Anthropologists employ a diverse range of textual strategies to establish themselves as credible authorities on their respective subjects. These strategies include displaying a command of the relevant scholarship, ex- plaining one’s own positioning vis-à-vis the subjects of one’s research, or piggybacking upon another scholar’s previously established authority. But perhaps the most distinctively anthropological technique for establishing authority consists of describing and elaborating upon unique observations made in the field. We provide one example of this move from Yemen Chronicle, by Steven Caton:
I assumed at the time that there was such a thing as an “authentic” tribal poetry, whose heart beat in a rural and seemingly remote setting such as Khawlan al-Tiyal and not in a complex urban setting such as Sana’a (where later I fact I would study the works of many tribal poets, who had migrated from Yemen’s drought-stricken countryside to enlist in the army or become taxi drivers or private security guards). But after only six months, I realized how simplistic that assumption was. The urban-rural dichotomy and the cultural dichotomy of tribal-nontribal, not to speak of the political one of state-nonstate were, if not exactly wrong, then misleading. .For example, the “hottest” tribal poet in Yemen in 1979, Muhamman al-Gharsi, whose cassette tapes sold out before everyone else’s in the stereo stores, had his main residence in Sana’a, where he was in the army.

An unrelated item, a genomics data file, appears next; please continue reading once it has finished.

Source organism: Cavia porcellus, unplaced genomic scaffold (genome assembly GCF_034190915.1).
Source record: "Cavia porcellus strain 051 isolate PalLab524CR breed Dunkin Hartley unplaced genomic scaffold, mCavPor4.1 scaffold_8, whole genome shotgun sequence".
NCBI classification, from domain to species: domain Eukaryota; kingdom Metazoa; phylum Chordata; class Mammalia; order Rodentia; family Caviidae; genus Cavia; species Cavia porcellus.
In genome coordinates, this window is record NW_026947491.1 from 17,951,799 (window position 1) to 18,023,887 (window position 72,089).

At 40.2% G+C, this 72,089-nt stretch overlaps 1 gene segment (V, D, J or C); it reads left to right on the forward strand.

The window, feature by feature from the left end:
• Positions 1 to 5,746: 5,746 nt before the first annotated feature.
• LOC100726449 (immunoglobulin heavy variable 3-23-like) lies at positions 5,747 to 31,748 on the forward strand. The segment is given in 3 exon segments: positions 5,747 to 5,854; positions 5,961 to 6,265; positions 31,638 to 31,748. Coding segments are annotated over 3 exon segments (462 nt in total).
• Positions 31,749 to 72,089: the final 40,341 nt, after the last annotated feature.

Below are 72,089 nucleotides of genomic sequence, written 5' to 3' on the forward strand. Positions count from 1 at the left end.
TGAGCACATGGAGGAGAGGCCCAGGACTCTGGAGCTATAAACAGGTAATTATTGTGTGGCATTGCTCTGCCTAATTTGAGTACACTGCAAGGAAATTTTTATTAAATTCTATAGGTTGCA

At first glance, acknowledging the shortcomings of one’s initial notions might seem like an unlikely way to establish authority. Yet it is precisely by showing how and why he was forced to set aside specific preconcep- tions that Caton demonstrates the robust and authentic nature of his field research. Such moments of narrative disclosure often work subtly in a longer ethnographic work to lend credibility to analytical claims advanced further down the line. Incidentally, this passage also illustrates a common device in anthropological writing: the use of a “lightbulb moment” to succinctly evoke an incremental process of discovery. Here, Caton uses the example of the urban tribal poet of Sana’a to show the reader why he was forced to rethink the relationship between rurality and tribal poetry, thereby condensing a six-month-long process into a few short phrases.